(Daily Mail By DEBORAH ARTHURS) – Plenty of young students eat junk food, sleep a lot and talk back to their parents.
But for 22-year-old Alanna Wong, this sort of behaviour is taken to a startling extreme.
Alanna suffers from Kleine-Levin Syndrome (KLS), a sleep disorder that means she can fall into a trance without warning, sleep for 22 hours at a time and throw terrifying tantrums.
The episodes, which see Alanna spend weeks almost entirely unaware of her surroundings, cause her to act entirely out of character. She babbles like a baby and is unable to read or communicate.
Her behaviour becomes erratic and unpredictable. Usually a polite, healthy, clean-living girl, Alanna becomes rude and argumentative.
The incurable condition sees her crashing into ‘episodes’ that leave her in a baby-like state and wandering around like a zombie.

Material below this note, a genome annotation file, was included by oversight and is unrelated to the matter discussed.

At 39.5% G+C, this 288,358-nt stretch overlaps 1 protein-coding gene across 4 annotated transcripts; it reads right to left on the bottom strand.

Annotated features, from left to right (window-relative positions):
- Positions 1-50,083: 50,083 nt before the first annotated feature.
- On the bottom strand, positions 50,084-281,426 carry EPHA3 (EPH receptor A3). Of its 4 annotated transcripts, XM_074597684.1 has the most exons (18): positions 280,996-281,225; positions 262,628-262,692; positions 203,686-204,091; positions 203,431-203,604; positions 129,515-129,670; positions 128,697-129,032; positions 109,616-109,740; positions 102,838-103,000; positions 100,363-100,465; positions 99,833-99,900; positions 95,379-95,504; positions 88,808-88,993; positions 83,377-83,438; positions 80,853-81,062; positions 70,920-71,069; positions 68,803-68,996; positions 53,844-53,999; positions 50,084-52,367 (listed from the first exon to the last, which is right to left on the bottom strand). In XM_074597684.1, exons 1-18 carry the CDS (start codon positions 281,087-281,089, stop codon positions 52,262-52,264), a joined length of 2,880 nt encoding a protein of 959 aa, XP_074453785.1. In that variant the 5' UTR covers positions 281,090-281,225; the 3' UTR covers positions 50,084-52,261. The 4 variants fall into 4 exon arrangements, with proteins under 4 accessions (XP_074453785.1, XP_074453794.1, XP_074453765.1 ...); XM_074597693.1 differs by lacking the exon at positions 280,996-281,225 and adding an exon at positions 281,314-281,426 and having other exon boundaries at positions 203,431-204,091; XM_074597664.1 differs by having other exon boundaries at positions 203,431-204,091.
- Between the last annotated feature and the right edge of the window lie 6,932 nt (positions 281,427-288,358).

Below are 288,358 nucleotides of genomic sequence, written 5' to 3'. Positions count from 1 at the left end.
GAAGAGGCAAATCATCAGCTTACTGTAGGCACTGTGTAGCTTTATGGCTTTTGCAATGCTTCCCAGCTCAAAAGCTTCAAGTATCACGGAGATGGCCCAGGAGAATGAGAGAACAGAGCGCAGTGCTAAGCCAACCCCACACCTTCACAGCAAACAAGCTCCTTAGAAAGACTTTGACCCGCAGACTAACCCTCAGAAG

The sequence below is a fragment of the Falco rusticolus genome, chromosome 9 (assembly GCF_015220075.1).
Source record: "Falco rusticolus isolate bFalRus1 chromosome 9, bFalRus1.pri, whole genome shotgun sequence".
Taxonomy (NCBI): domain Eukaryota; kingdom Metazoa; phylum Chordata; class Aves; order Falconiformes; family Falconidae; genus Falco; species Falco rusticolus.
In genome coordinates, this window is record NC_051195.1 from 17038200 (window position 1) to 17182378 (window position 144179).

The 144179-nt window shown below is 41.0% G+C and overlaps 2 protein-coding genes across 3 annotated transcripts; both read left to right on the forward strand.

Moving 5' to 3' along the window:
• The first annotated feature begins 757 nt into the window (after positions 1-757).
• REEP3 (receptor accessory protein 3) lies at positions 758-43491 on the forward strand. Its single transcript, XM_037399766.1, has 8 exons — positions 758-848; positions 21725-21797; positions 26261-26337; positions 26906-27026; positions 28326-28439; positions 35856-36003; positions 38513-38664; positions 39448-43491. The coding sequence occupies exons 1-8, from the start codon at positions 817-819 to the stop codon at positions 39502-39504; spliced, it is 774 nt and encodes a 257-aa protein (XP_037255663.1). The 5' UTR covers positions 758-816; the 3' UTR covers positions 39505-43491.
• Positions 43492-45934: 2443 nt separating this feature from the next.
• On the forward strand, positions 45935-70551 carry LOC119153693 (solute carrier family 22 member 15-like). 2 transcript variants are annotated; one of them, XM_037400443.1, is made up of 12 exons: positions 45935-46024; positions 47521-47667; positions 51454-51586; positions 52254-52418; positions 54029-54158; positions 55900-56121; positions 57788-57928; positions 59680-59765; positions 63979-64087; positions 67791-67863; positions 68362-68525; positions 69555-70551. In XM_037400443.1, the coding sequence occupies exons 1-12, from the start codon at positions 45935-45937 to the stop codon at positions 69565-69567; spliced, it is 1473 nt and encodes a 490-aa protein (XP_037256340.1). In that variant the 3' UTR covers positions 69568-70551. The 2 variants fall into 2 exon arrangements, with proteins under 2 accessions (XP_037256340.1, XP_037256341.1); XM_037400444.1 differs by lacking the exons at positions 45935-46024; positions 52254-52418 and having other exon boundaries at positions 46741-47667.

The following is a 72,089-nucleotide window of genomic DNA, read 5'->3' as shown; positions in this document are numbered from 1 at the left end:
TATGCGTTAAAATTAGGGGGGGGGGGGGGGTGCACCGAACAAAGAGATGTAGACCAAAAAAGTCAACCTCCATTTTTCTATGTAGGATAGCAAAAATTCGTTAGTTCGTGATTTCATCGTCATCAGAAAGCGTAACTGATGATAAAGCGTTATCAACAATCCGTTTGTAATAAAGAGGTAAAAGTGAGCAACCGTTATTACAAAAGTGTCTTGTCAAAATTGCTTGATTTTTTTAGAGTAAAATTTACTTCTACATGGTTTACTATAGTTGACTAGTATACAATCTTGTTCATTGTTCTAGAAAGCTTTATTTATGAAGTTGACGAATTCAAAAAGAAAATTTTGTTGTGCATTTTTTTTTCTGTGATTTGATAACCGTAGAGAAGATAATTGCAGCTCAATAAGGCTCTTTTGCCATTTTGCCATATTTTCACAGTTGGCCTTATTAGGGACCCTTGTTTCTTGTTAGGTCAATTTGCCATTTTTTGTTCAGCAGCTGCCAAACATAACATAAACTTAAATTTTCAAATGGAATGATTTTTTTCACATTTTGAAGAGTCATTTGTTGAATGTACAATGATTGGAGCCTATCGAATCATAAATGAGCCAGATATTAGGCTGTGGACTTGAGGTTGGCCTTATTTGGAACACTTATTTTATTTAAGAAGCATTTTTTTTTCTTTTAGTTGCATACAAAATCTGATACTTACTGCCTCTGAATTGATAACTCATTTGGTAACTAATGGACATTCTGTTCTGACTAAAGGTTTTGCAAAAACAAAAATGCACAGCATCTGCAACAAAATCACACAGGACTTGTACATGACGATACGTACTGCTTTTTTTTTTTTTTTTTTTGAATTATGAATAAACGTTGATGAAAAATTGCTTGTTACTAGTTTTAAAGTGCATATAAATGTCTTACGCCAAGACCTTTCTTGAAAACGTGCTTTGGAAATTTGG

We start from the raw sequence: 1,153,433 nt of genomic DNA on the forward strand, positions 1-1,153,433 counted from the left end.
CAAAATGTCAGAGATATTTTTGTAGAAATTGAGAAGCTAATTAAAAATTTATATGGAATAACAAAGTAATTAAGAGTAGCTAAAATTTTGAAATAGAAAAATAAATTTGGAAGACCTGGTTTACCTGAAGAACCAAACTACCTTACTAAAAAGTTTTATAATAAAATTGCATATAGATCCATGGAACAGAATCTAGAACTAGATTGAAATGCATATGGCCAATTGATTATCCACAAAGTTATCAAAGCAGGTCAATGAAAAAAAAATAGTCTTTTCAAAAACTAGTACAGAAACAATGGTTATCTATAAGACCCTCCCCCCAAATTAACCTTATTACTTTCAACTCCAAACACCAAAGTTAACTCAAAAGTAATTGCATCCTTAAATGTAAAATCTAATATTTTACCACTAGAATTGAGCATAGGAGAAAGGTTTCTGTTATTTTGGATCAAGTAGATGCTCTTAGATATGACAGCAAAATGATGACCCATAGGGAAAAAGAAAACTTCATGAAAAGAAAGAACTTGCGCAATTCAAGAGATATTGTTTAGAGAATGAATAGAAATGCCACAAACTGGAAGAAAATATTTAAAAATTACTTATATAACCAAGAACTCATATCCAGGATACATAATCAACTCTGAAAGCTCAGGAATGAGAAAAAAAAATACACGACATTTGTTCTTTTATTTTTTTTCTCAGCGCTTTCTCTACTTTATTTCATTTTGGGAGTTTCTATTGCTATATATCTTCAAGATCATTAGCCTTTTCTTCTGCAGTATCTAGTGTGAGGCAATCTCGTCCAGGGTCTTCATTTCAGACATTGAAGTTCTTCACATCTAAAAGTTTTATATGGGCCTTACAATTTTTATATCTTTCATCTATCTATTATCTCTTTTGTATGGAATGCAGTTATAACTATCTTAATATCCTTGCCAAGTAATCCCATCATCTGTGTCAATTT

And because of KLS – which she got age 10 – she loses her ability to control her behaviour and speaks in a babbling baby voice. She even forgets how to read and, feeling like she is in a dream, is confused by everything around her.
Mother Diane, 52, a telecommunications worker, said: ‘It’s like she just reverts to being a little girl.
‘She acts like she did when she was age five. She starts crying and gets so upset, thinking everyone hates her. I’ll try to make her read a book with me to calm her, but she suddenly can’t do it.